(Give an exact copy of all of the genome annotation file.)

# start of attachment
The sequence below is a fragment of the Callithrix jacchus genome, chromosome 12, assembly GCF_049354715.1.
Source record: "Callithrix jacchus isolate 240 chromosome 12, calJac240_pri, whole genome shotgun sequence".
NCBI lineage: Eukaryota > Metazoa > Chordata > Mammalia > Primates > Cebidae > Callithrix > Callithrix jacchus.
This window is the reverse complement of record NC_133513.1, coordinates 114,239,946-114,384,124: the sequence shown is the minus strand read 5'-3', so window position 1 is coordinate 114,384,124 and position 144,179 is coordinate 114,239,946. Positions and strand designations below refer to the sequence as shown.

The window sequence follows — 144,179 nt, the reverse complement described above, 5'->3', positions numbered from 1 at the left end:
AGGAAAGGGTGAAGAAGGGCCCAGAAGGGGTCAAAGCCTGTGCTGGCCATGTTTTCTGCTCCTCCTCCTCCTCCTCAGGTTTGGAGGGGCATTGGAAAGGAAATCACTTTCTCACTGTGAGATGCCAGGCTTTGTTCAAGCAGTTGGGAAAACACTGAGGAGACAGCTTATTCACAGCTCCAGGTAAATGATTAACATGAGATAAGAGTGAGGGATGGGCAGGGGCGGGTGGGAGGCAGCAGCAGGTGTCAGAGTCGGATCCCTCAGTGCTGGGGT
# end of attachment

The sequence below is a fragment of the Callithrix jacchus genome, chromosome 12, assembly GCF_049354715.1.
Source record: "Callithrix jacchus isolate 240 chromosome 12, calJac240_pri, whole genome shotgun sequence".
NCBI lineage: Eukaryota > Metazoa > Chordata > Mammalia > Primates > Cebidae > Callithrix > Callithrix jacchus.
This window is the reverse complement of record NC_133513.1, coordinates 114,239,946-114,384,124: the sequence shown is the minus strand read 5'-3', so window position 1 is coordinate 114,384,124 and position 144,179 is coordinate 114,239,946. Positions and strand designations below refer to the sequence as shown.

The window sequence follows — 144,179 nt, the reverse complement described above, 5'->3', positions numbered from 1 at the left end:
AGGAAAGGGTGAAGAAGGGCCCAGAAGGGGTCAAAGCCTGTGCTGGCCATGTTTTCTGCTCCTCCTCCTCCTCCTCAGGTTTGGAGGGGCATTGGAAAGGAAATCACTTTCTCACTGTGAGATGCCAGGCTTTGTTCAAGCAGTTGGGAAAACACTGAGGAGACAGCTTATTCACAGCTCCAGGTAAATGATTAACATGAGATAAGAGTGAGGGATGGGCAGGGGCGGGTGGGAGGCAGCAGCAGGTGTCAGAGTCGGATCCCTCAGTGCTGGGGT